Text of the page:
The Oxford Handbook of Management

ISBN : 9780198708612

Adrian Wilkinson; Steven J. Armstrong; Michael Lounsbury
592 Pages
171 x 246 mm
Pub date
Mar 2017
Oxford Handbooks
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Management -the pursuit of objectives through the organization and co-ordination of people - has been and is a core feature, and function, of modern society. Some 'classic' forms of corporate and bureaucratic management may come to be seen as a prevalent form of organization and organizing in the 20th century, and in the post-Fordist, global, knowledge driven contemporary world we are seeing different patterns, principles, and styles of management as old models are questioned. The functions, ideologies, practices, and theories of management have changed over time, as recorded by many scholars; and may vary according to different models of organization; and between different cultures and societies. Whilst the administrative, corporate, or factory manager may be a figure on the wane, management as an ethos, organizing principle, culture, and field of academic teaching and research has increased dramatically in the last half century, and spread throughout the world. The purpose of this Handbook is to analyse and explore the evolution of management; the core functions and how they may have changed; its position in the culture/zeitgeist of modern society; the institutions and ideologies that support it; and likely challenges and changes in the future. This book looks at what management is, and how this may change over time. It provides an overview of management - its history, development, context, changing function in organization and society, key elements and functions, and contemporary and future challenges.


1 Adrian Wilkinson,Steve Armstrong and Michael Lounsbury: Introduction

Section I: Main Historic Models
2 Lucy Taska: Scientific Management
3 Kyle Bruce and Chris Nyland: Human Relations
4 Martin Spring: Operations Management/Systems
5 Peter Starbuck: Management by Objectives
6 Mats Alvesson and Peter Fleming: Organizational Culture and Image
7 Bob Hinings and Roston Greenwood: Open Systems (contingency theory/design)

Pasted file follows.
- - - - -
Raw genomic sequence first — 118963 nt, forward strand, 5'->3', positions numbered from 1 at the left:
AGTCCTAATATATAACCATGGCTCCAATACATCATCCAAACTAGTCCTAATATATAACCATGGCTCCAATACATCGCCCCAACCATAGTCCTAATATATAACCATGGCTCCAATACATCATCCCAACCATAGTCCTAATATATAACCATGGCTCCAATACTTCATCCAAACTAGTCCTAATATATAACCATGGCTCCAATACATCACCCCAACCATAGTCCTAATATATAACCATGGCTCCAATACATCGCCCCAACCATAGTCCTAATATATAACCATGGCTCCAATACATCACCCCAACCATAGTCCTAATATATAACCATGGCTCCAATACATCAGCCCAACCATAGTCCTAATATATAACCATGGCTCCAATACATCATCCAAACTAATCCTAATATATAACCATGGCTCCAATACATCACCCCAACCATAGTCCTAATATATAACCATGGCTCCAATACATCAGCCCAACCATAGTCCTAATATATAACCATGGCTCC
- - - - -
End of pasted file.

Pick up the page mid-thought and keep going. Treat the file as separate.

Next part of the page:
8 Stewart Clegg , Marco Berti and Walte P Jarvis: Cuture in the Past: a Philoshphical Reflection on the Prospects of Management

Section II: The Doing/Functions of Managements
9 Andy Charwood and Kim Hoquel: Managing People - Personnel, HRM, Performance
10 Zoe Radnor and Nicola Bateman: Managing Operations - Production, BPR
11 Jeff Pinto: Managing Projects
12 Wendy Currie: Managing Knowledge and Information
13 Violina Rindova: Managing Meaning - Culture
14 Ronald E Riggio: Management and Leadership
15 Mark Shanley: Management and Strategy
16 Stefan Tengblad: Management Practice - and the Doing of Management
17 David Buchanan: Managing Change

Section III: Themes
18 David Courpasson: Management as a Practice of Power
19 Michel Anteby: Management and Morality/Ethics
20 Graham Sewell: Management and Modernity
Section IV: Management in Society and Management Organizations/Institutions
21 Kevin Morell and Mark Learmouth: Evidence Based Management
22 Ken Brown and Robert S. Rubin: Management Education and Business Schools
23 Christian De cock and Damian Doherty: Management as an Academic Discipline
24 Rick Steers and Luciara Nardon: Managing Across Cultures
25 Mike Geppert and Graham Hollinshead: International Management
26 Andy Sturdy, Christopher Wright and Nick Wylie: Management as Consultancy

About the author: 

Steven J Armstrong is currently Professor of Organizational Behaviour and Director of the Doctor of Business Administration and overseas Executive MBA programmes at Hull University Business School. He is also a visiting research fellow at the Vlerick Management School in Ghent, Belgium. He previously spent 15 years at the leading edge of research, design, and development within the electronics industry and became an R&D manager responsible for new product developments involving multi-million pound projects. He has helped organise 13 international events including 10 major conferences, presented more than 50 conference papers, edited 4 books, co-edited 8 books of conference proceedings, and authored more than 40 articles/book chapters.; Professor Michael Lounsbury is the Canada Research Chair in Entrepreneurship and Innovation at the University of Alberta School of Business. His research focuses on the relationship between organizational and institutional change, entrepreneurial dynamics, and the emergence of new industries and practices. In addition to serving on a number of editorial boards, Professor Lounsbury is the series editor of Research in the Sociology of Organizations. He has previously served as Chair of the Organization and Management Theory Division of the Academy of Management, and Co-Editor of Organization Studies and Journal of Management Inquiry. His PhD is in Sociology and Organization Behavior from Northwestern University.; Adrian Wilkinson is Professor of Employment Relations, and the Director of the Centre for Work, Organisation and Wellbeing, at Griffith University, Australia. Professor Wilkinson has written on many aspects of Human Resource Management and Employment Relations. Recent research encompassed employee participation and voice; high performance work systems and; comparative and international employment relations. He served on the Australian Research Council College of Experts from 2008-2010. He is a Fellow and Accredited Examiner of the Chartered Institute of Personnel and Development in the UK, the Australian Human Resource Institute, the British Academy of Management, the Academy of Social Sciences, and the Academy of Social Sciences in Australia. He is Co-editor-in-Chief of the International Journal of HRM and the Springer Series in Work, Organization and Employment.

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